WI: County mental health nurses worry about privatization under new law. Mental health reform legislation would permit a new state board to privatize any or all of the work now done by more than 600 county mental health staffers, the author of the legislation says. A new Milwaukee County Mental Health Board to be named by Gov. Scott Walker by June has the authority to outsource whatever work it chooses under the legislation, said state Rep. Joe Sanfelippo (R-West Allis). . . . “This is a wholesale attack on county workers,” said Supervisor John Weishan Jr. He said it means eventually County Executive Chris Abele will have the power to unilaterally “privatize the jobs of…employees, (who will have) no recourse whatsoever.” Milwaukee Journal Sentinel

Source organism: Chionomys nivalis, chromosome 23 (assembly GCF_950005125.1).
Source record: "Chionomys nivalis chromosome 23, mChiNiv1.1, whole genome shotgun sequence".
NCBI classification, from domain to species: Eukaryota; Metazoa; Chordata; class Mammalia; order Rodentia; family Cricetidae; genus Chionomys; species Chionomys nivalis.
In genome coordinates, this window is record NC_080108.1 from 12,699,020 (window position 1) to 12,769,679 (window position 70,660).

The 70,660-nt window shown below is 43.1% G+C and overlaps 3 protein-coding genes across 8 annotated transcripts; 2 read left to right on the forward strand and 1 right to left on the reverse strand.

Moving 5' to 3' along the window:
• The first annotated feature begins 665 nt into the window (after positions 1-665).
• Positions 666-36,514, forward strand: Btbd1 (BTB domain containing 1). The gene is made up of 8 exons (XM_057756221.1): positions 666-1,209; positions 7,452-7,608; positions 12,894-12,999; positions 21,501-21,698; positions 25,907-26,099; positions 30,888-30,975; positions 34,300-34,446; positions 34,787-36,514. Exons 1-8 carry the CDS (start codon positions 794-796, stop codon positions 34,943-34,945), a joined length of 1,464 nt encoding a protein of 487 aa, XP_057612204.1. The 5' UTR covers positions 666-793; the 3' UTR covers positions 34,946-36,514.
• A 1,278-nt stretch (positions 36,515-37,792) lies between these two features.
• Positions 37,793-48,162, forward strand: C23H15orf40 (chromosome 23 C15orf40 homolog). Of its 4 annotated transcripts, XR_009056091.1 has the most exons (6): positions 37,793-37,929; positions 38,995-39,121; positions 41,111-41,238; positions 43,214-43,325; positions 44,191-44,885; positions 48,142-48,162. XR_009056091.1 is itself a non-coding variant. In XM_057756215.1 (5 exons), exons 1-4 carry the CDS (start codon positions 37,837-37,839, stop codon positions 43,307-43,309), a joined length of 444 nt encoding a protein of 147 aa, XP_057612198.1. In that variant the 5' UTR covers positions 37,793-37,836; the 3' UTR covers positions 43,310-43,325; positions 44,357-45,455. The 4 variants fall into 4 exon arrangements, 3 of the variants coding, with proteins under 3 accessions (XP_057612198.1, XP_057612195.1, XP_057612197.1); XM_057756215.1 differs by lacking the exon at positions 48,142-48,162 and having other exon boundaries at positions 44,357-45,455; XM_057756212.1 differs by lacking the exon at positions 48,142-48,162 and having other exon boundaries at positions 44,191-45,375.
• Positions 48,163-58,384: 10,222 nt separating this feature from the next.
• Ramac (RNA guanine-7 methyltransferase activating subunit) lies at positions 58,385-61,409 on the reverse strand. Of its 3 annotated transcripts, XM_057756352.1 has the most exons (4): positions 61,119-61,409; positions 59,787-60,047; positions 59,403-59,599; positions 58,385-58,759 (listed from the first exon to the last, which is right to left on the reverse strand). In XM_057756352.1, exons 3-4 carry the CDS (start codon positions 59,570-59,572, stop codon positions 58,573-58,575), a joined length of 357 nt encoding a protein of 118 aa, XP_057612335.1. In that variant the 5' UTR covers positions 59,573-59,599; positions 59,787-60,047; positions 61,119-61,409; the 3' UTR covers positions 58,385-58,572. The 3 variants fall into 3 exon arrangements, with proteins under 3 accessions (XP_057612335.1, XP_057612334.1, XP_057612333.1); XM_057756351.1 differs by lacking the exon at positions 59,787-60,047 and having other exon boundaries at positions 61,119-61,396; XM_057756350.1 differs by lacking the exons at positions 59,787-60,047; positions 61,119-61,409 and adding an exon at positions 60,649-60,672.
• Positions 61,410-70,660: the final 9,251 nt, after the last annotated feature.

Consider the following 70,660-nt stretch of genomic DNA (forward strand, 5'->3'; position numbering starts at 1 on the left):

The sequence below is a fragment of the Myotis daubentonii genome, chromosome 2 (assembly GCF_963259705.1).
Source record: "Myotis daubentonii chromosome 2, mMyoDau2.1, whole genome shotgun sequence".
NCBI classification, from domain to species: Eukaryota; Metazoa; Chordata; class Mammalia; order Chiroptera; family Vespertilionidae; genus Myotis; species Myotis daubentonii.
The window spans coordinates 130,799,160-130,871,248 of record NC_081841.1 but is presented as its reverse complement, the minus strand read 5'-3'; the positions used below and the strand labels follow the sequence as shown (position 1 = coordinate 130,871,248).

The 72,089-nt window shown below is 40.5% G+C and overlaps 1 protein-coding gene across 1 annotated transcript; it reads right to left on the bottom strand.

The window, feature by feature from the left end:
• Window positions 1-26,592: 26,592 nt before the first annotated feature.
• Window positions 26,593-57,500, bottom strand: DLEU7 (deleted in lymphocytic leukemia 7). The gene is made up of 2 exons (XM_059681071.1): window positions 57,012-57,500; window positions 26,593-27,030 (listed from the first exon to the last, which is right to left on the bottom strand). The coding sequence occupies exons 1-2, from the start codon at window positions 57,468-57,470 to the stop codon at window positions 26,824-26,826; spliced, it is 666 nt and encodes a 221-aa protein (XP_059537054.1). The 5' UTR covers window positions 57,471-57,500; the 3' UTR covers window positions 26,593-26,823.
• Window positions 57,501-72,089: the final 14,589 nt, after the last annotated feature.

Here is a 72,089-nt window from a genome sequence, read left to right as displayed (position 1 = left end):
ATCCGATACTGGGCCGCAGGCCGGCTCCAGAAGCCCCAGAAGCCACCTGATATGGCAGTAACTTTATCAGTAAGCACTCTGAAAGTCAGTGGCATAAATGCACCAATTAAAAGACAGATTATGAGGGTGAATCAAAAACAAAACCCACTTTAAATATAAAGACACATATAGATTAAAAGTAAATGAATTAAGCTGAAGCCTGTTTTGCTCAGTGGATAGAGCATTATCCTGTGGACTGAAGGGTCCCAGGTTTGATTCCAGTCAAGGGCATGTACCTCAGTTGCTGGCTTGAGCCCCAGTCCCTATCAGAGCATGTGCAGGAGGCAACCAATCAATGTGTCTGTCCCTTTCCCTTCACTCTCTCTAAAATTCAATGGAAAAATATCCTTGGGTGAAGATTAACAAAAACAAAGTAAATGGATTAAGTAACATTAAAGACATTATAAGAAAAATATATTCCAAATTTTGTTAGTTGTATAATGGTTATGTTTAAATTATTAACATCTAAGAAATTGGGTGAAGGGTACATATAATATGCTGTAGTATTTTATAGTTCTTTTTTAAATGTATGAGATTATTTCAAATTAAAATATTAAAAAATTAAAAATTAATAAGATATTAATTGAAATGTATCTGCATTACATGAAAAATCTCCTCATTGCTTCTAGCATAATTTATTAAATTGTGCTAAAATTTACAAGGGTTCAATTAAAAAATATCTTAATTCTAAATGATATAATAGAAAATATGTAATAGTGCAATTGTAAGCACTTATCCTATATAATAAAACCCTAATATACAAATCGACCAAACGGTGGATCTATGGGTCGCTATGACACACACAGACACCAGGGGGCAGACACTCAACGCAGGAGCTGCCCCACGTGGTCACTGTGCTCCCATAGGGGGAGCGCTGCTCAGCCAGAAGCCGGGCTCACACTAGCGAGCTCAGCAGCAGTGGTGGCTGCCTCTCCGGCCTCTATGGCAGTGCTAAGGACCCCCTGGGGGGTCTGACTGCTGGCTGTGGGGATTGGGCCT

WI: Privatization Ploy. Not that we need a study to tell us that voucher schools do not perform as well as public schools, we have the test scores to prove it.   Professor Gordon Lafer gave us one anyway: A new report reveals that legislative moves to convert struggling public schools in Milwaukee into private charters─whether for-profit or non-profit─may actually damage the academic futures of far too many of the city’s children. . . . The report is an eye-opening investigation into the rapidly growing private charter industry and the effects profit motivated schools can have on the depth and quality of education children receive. Voucher and for profit schools perpetually get outperformed by public schools, and yet almost like clockwork, the tea party shows up to argue the wrong side of the issue(facts be dammed)! Cognitive Dissidence